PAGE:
What is Bioethics? It’s complicated.
Not even all bioethicists agree on its definition. However, some broadly accepted outlines have emerged as the field has grown in prominence since the 1970s.
New medicines, biomedical procedures, and ways of altering plants and animals are bringing benefits to millions of people. However, these same innovations also have the potential to bring harms or to raise other kinds of ethical questions about their appropriate use.
Bioethics is the multi-disciplinary study of, and response, to these moral and ethical questions.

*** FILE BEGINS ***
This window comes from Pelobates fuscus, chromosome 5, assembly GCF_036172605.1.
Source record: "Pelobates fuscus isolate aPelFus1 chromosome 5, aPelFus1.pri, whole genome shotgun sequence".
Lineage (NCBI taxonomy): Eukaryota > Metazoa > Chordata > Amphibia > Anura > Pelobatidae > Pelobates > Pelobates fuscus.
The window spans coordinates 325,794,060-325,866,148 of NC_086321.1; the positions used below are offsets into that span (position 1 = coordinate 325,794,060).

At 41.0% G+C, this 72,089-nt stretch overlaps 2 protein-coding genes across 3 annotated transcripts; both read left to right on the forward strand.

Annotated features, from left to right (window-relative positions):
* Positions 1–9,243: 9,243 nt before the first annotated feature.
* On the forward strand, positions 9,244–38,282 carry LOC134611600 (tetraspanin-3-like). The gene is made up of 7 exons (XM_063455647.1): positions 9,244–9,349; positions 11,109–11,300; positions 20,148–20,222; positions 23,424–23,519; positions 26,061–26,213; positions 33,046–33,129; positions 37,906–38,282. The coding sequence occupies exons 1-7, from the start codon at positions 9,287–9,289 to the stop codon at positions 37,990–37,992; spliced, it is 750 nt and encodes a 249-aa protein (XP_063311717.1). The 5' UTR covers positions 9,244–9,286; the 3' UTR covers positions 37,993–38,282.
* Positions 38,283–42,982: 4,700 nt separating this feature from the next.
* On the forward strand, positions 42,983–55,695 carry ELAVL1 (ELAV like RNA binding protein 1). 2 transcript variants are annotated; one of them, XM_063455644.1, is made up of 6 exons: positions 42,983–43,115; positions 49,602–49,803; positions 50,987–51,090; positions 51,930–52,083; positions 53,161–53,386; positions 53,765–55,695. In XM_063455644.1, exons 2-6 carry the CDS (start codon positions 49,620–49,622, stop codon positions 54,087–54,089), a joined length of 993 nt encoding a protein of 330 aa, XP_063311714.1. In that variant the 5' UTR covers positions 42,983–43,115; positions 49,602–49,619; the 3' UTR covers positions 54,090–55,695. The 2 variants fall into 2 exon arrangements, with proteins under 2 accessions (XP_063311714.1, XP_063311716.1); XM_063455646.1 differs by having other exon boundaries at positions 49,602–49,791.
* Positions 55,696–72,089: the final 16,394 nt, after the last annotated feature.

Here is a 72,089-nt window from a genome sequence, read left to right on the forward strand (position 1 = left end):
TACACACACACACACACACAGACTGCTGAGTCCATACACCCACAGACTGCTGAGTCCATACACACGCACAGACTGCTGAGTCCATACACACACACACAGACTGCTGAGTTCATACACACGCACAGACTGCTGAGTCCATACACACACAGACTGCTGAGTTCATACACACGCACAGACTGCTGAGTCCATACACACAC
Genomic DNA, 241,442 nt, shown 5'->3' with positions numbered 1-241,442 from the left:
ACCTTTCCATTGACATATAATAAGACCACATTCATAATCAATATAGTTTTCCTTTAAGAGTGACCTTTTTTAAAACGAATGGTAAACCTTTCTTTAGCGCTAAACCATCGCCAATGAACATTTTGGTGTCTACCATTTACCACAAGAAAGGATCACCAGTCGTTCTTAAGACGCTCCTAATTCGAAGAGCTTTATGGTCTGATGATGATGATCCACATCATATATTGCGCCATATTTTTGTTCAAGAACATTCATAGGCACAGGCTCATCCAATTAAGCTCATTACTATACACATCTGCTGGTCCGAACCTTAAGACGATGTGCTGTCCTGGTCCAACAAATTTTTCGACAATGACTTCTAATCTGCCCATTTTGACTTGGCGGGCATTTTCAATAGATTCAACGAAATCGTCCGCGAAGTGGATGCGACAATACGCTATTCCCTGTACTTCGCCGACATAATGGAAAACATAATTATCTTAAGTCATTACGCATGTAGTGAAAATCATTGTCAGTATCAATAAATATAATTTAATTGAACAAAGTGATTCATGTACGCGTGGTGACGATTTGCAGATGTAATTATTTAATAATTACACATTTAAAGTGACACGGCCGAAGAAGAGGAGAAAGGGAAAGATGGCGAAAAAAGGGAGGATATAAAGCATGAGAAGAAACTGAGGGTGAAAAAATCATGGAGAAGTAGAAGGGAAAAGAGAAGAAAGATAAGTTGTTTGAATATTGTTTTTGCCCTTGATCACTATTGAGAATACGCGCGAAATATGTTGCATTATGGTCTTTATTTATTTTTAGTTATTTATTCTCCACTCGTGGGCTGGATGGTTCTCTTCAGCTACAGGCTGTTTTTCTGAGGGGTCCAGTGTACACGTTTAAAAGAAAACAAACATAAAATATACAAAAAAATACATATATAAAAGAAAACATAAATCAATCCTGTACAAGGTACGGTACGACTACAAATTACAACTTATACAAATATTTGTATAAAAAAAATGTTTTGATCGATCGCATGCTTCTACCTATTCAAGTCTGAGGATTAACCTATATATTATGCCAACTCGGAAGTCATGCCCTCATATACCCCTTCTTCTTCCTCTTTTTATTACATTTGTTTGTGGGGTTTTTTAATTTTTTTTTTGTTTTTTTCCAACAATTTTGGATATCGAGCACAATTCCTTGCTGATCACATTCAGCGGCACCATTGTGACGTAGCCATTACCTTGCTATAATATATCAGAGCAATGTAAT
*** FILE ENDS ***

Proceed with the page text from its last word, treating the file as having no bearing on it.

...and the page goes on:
Bioethical questions often involve overlapping concerns from diverse fields of study including life sciences, biotechnology, public health, medicine, public policy, law, philosophy and theology. They arise in clinical, research, and political arenas, usually in response to advances in biology, health care, and technology, particularly biotechnology.
Although bioethics began as a multi-disciplinary field of study, it is now a full-fledged discipline in its own right. As technology advances ever more quickly, and questions involving its implementation become more complex, bioethics will continue to grow and become increasingly important.